Understanding the NIS of Barbados (1) – Social Characteristics and Basic Structure
Modern Barbados is a society which has evolved from a foundation of slavery. Since 1834, up to the present day, the institution of slavery on the island has been replaced by an overt but complex system of prejudice and discrimination based on colour and perceived class.
Putting the “red legs” aside, the perceived lowest class of citizen in Barbados is black in colour. This black colour-lowest class combination is viewed as the sociological pool from which our nation has historically produced its labourers, murderers, thieves, rogues, vagabonds, local prostitutes, and petty criminals, to mention a few categories. With the passage of time, this group has produced almost every type of citizen except the owners of large successful businesses or corporations with the capacity to survive through the ages.
At this end of our social continuum, there are some people who have worked hard to help raise their children and maintain their households and who have assisted significantly in the development of Barbados (e.g. housewives, small vendors, handymen) without ever being officially employed. We can therefore understand and appreciate the need for government to offer this group a helping hand whenever the need arises.
However, there are other persons in this perceived group of the lowest class who believe that all of their needs must be satisfied by government. This group welcomes the intrusion of government and politicians in their lives with open arms, and they rejoice whenever welfare benefits and handouts are increased, or whenever new avenues of receiving “free” taxpayers’ money are opened up. Most sickeningly, they become willing ecstatic pawns in a pervasive illegal game of vote-buying orchestrated, encouraged, and practiced by every politician in Barbados every five years.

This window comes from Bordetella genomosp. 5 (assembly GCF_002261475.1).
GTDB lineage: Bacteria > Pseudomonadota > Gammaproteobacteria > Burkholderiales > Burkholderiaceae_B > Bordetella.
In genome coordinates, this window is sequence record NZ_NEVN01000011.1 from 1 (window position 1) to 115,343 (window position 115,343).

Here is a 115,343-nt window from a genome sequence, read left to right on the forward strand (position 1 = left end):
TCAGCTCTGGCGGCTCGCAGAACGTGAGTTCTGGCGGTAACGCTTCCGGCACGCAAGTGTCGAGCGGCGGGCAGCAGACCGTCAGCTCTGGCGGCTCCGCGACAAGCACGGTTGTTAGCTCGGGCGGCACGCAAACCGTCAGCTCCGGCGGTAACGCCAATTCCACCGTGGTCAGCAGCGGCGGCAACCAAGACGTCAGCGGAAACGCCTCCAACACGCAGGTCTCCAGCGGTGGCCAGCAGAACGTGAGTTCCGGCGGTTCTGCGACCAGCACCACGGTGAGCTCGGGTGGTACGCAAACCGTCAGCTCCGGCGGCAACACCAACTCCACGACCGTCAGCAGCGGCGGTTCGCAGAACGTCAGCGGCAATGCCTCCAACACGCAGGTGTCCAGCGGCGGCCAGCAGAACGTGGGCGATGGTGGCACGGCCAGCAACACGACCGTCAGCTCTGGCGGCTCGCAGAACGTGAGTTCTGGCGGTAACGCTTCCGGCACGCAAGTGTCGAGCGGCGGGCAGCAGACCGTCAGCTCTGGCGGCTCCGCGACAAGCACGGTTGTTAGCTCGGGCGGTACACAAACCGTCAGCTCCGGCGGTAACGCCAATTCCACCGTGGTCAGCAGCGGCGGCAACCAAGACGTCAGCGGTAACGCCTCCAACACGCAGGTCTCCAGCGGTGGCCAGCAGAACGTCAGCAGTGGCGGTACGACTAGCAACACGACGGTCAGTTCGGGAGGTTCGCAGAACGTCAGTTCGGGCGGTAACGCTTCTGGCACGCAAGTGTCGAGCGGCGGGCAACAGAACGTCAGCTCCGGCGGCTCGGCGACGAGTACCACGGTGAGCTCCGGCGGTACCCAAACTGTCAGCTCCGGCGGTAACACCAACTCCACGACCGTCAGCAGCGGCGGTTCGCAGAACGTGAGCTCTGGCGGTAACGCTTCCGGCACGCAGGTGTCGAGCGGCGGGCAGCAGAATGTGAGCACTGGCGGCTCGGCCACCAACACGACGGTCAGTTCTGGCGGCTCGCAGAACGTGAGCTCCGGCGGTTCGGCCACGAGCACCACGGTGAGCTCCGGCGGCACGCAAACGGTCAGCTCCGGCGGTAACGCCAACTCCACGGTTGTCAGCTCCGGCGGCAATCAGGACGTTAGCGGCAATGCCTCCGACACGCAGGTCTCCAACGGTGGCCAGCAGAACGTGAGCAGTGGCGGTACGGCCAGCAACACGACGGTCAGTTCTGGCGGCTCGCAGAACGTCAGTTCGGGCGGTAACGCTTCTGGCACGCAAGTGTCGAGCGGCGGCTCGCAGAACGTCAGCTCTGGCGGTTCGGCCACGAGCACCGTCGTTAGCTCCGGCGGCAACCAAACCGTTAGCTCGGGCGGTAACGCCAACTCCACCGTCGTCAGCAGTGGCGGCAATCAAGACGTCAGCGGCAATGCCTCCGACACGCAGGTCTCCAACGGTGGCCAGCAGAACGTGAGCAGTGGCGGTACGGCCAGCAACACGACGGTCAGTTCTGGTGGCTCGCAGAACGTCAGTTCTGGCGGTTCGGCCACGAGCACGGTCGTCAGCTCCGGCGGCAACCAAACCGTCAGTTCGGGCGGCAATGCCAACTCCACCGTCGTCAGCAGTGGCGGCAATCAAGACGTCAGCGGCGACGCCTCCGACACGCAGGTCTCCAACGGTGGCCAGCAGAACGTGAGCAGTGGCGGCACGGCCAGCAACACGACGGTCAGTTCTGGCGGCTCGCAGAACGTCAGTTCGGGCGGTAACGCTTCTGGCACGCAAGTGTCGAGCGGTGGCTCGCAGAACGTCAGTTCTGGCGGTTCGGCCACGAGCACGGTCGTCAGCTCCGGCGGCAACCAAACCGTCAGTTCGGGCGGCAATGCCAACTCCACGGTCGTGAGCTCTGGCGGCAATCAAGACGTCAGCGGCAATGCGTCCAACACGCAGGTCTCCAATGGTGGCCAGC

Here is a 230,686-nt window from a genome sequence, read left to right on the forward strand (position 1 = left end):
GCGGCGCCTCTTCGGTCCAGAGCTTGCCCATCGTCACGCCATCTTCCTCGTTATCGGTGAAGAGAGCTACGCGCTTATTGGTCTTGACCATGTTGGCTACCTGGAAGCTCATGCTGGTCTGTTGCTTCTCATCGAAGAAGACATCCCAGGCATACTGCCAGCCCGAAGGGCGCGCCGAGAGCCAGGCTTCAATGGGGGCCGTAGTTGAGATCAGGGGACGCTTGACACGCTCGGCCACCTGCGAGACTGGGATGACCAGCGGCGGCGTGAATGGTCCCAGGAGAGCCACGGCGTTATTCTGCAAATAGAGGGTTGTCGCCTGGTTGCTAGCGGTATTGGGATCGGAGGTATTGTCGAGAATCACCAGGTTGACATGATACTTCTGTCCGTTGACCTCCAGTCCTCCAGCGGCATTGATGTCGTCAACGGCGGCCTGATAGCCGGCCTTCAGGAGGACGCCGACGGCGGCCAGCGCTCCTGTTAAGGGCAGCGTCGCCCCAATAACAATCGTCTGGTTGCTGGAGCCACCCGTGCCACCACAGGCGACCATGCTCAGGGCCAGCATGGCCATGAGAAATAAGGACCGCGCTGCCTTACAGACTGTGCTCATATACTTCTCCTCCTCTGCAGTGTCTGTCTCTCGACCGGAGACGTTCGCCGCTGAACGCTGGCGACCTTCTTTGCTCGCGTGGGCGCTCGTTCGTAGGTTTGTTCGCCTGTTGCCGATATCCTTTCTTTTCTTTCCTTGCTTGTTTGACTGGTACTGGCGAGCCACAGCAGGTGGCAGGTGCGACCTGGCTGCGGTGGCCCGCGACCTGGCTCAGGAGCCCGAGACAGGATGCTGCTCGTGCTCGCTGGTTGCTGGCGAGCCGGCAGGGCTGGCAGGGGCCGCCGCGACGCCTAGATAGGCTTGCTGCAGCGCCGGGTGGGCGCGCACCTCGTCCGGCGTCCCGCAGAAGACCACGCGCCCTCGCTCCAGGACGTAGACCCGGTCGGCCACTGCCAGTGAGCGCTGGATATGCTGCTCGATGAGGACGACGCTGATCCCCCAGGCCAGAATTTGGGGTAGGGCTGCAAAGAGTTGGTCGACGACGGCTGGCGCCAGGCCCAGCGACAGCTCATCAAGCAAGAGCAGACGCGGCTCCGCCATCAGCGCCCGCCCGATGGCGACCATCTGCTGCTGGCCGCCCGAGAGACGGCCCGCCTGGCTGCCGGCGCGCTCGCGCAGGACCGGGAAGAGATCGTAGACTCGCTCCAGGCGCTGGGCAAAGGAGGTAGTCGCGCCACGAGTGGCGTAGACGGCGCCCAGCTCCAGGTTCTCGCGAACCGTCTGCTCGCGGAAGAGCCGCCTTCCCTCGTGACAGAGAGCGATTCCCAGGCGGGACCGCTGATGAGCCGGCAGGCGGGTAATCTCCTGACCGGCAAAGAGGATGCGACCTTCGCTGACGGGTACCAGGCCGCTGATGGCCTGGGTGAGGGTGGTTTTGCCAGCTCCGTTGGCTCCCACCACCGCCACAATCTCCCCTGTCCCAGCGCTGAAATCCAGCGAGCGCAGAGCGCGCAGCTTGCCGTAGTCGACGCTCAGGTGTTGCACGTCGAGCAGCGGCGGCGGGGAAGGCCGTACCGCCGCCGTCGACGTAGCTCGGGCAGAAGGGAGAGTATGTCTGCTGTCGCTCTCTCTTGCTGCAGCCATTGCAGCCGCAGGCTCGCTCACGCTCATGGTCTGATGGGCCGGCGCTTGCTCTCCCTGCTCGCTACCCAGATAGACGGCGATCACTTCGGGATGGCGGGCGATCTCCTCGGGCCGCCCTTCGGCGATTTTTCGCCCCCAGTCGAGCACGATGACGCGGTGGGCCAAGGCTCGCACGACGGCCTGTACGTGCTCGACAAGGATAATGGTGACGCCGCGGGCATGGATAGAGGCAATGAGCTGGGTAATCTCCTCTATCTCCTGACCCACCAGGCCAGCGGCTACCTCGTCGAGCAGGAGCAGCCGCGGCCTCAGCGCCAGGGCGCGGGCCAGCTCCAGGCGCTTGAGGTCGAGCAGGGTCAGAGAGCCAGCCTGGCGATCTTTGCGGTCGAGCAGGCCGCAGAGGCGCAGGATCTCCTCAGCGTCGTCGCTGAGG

At the opposite end of the social continuum, the perceived highest class of citizen in Barbados is someone white in colour, or anyone with wealth, whether hard-earned or ill-begotten. Given the damaging evidence of financial impropriety persistently highlighted by years of unheeded Auditor-General’s reports, we are forced to include some civil servants and politicians in this group. Apparently, our prisons were never designed nor constructed to house members of this group.
The upper class group in Barbados is viewed as the sociological pool from which our successful businessmen have sprung. Our traditional business owners, investors, big land owners, and rich professionals are all portrayed as the “captains of industry”, and the “movers and shakers” in our society who control the “commanding heights” of our economy.
Some members of the upper class group believe that every individual should be left to their own devices to tackle their problems as they see fit. To their minds, those persons who fail to develop marketable skills, or those who make stupid decisions in life, deserve whatever misery befalls them and others should not be called upon to assist them in any way. Not surprisingly, they are strongly opposed to the idea of any governmental intrusion which forces them to pay taxes to provide benefits for those persons in the lower classes who refuse to manage their lives and reproductive ability in a sensible manner.